CNS 616 Technical Aspects of Preventative Conservation. Prerequisites: CNS 614 and CNS 615. Corequisite: CNS 617. The scientific principles behind preventive conservation; hands-on experience in manipulating the storage and display environment for cultural heritage objects control. Includes degradation kinetics, environmental monitoring and control, artificial aging, materials testing, protective coatings, and mitigation of biological degradation. Laboratory exercises provide hands-on experiences in preventive conservation.
CNS 617 Technical Aspects of Preventative Conservation Laboratory. Prerequisites: CNS 614 and CNS 615; Corequisite: CNS 616. Laboratory course. Explores the scientific principles behind preventive conservation. Hands-on experiences in experimentally manipulating the storage and display environment for cultural heritage objects, and the results of that manipulation.
CNS 620 Technology and Conservation of Paintings I. Prerequisite: Formal acceptance into the Art Conservation Department. Corequisite: CNS 621. Historical survey of processes and materials employed by artists in the creation of wall and easel paintings from the Paleolithic to the present and the implications for their conservation. Painting types include rock art, Egyptian and Etruscan tomb painting, medieval egg tempera, Italian Renaissance fresco, oil on panel and canvas, and modern media.
CNS 621 Technology and Conservation of Paintings I Laboratory. Corequisite: CNS 620. Students create two mock-up paintings using historical materials and techniques to the greatest extent possible: fourteenth-century Sienese egg tempera panel and seventeenth-century Flemish or Spanish oil painting on canvas. Technical examination of an aged oil painting of value performed in detail and recorded in writing for the client.
CNS 622 Technology and Conservation of Paintings II. Prerequisites: CNS 620 and CNS 621. Corequisite: CNS 623. Theory and practice of conserving easel paintings examined in detail. Includes treatment proposal ethics and design, aqueous and solvent-based cleaning systems, resins and solvents used for consolidation, mechanics and dynamics of canvas paintings and support systems, humidification and lining treatments, varnishes and varnishing techniques, and color-matching theory and its application to inpainting.
CNS 623 Technology and Conservation of Paintings II Laboratory. Corequisite: CNS 622. The practice of conserving easel paintings using aqueous and solvent based cleaning systems, resins and solvents used for consolidation, mechanics and dynamics of canvas paintings and support systems, humidification and lining treatments, varnishes and varnishing techniques and color-matching theory and its application to inpainting. Professional ethics applied to treatment proposal and reports.
CNS 624 Technology and Conservation of Paintings III. Laboratory course offered as a continuation of CNS 623. Greater involvement with easel painting treatments allows students to broaden their repertoire of skills, further develop acuity for recognizing condition problems, and strengthen visual connoisseurship for distinguishing original paint from later additions.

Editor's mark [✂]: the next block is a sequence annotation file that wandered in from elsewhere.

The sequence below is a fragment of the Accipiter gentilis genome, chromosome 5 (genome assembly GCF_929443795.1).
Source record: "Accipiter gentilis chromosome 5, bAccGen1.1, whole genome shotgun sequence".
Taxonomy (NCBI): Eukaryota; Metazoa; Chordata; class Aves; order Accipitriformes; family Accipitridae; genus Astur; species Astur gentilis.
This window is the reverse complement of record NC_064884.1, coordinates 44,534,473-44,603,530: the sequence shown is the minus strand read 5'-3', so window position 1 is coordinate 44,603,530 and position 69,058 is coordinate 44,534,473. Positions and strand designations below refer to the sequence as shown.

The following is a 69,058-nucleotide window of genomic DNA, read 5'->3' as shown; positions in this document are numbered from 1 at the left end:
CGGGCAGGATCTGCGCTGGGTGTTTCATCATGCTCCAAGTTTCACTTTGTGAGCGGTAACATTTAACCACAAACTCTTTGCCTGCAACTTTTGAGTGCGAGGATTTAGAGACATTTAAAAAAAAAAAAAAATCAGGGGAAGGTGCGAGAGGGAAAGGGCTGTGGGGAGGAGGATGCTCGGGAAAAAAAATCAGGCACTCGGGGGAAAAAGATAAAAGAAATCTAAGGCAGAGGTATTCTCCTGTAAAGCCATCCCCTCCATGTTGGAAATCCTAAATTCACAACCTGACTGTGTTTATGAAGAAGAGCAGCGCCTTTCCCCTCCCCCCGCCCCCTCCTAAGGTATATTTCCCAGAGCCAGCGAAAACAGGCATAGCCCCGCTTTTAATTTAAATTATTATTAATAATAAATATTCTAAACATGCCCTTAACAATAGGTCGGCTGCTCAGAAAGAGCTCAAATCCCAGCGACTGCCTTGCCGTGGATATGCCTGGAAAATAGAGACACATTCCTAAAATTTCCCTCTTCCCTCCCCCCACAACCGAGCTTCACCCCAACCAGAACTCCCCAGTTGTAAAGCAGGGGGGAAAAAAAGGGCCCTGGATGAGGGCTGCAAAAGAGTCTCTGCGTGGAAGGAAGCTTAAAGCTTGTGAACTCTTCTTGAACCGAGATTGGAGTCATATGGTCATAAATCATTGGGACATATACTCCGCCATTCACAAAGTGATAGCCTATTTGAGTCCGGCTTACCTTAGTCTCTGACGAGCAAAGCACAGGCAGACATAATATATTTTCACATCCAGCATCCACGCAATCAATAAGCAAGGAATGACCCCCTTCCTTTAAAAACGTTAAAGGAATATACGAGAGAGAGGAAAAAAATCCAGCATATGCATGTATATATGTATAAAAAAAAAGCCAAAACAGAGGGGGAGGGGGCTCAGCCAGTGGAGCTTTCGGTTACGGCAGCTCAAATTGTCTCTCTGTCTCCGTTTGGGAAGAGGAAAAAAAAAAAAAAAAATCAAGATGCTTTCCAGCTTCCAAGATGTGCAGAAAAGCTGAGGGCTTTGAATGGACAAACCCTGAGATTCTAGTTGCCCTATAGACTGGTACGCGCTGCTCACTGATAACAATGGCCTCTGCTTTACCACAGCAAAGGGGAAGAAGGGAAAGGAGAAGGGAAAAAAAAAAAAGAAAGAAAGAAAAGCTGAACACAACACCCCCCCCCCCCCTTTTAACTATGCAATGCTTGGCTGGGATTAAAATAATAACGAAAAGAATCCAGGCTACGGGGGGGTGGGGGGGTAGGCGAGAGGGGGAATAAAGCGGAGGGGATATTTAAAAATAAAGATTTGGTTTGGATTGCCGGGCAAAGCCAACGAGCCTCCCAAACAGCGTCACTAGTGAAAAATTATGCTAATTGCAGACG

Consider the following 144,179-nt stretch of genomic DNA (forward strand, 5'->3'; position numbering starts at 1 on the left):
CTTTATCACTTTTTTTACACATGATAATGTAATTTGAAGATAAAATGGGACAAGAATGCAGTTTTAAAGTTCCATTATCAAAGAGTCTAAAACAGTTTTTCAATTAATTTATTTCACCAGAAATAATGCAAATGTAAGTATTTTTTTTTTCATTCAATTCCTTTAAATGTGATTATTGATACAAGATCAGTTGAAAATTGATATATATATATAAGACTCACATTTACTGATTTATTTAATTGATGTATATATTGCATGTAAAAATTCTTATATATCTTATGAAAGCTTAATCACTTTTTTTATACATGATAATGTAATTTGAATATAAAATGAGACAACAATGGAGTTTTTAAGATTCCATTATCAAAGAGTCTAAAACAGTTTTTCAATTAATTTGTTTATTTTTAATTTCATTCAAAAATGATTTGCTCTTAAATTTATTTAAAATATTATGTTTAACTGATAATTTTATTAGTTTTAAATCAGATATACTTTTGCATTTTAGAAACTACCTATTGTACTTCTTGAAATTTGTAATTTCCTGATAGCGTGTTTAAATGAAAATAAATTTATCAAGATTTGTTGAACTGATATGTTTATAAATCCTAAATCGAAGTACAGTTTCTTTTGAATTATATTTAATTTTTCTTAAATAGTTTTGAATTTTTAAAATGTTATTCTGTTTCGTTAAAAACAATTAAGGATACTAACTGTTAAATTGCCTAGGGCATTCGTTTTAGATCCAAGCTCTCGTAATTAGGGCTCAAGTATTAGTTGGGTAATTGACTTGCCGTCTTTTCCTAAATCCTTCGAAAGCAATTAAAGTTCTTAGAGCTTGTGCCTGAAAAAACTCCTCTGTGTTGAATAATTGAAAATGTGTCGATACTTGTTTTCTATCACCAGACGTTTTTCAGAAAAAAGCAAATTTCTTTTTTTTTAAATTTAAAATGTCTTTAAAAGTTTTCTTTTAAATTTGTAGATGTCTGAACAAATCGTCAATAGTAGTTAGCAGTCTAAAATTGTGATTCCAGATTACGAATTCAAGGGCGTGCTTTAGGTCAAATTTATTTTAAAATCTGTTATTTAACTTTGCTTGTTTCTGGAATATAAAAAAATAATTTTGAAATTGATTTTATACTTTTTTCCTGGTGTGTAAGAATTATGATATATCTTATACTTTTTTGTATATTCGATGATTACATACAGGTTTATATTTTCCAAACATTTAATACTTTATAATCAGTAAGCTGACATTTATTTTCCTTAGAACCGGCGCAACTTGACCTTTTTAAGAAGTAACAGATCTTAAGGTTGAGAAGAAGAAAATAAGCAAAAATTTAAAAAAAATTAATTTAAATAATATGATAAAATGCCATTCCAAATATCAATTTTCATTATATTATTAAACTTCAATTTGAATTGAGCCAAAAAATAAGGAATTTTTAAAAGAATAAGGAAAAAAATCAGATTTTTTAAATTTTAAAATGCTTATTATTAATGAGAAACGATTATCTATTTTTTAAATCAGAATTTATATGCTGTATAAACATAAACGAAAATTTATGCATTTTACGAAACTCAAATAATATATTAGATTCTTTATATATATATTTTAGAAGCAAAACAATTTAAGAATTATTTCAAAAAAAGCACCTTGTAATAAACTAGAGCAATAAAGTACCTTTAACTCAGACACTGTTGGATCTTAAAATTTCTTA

CNS 626 Technology and Conservation of Paintings IV. Laboratory course offered as a continuation of CNS 624. Restricted to students majoring in paintings conservation. Greater involvement with easel painting treatments allows students to broaden their repertoire of skills, further develop acuity for recognizing condition problems, and strengthen visual connoisseurship for distinguishing original paint from later additions. Involves original research and materials analysis.
COM 304 Writing for Broadcast (TV, Radio, Film). Prerequisite: COM 210. Practice in organizing and writing for radio, audio media, television, and other visual media; writing in various formats, including commercials, promotional announcements, documentaries, corporate video, and narrative scripts.
COM 317 Media Management. Theory and practice in broadcast management for radio and television stations, cable networks, online digital media; focus on structure, budget, sales, regulations, and audience-building aspect of programming and management.
COM 328 Intermediate Audio Production. Prerequisite: COM 312. Continuing study of theory, aesthetics, and fundamentals of audio production; emphasis on commercial production for radio and other audio media; introduction to in-studio production setting.
COM 329 Intermediate Video Production. Prerequisite: COM 312. Continuing study of the theory, aesthetics, and fundamentals of video production; emphasis on visual, auditory, and motion elements of communication in television and video; practice in studio production setting.
COM 428 Advanced Audio Production. Prerequisite: COM 328. Capstone experience in producing audio; emphasis on multitrack recording, mixing, and music and voice editing.
COM 429 Advanced Multicamera Studio Production. Prerequisite: COM 329. Capstone experience in studio television production using news and/or other genres requiring advanced skills; requires hands-on practice in studio-based productions.
COM 431 Advanced Field Production. Prerequisite: COM 312. Capstone experience in producing and directing field video productions for on-campus/off-campus viewing. Students specialize in field productions in non-studio locations; use of portable cameras, lighting and sound equipment; production in remote studio settings.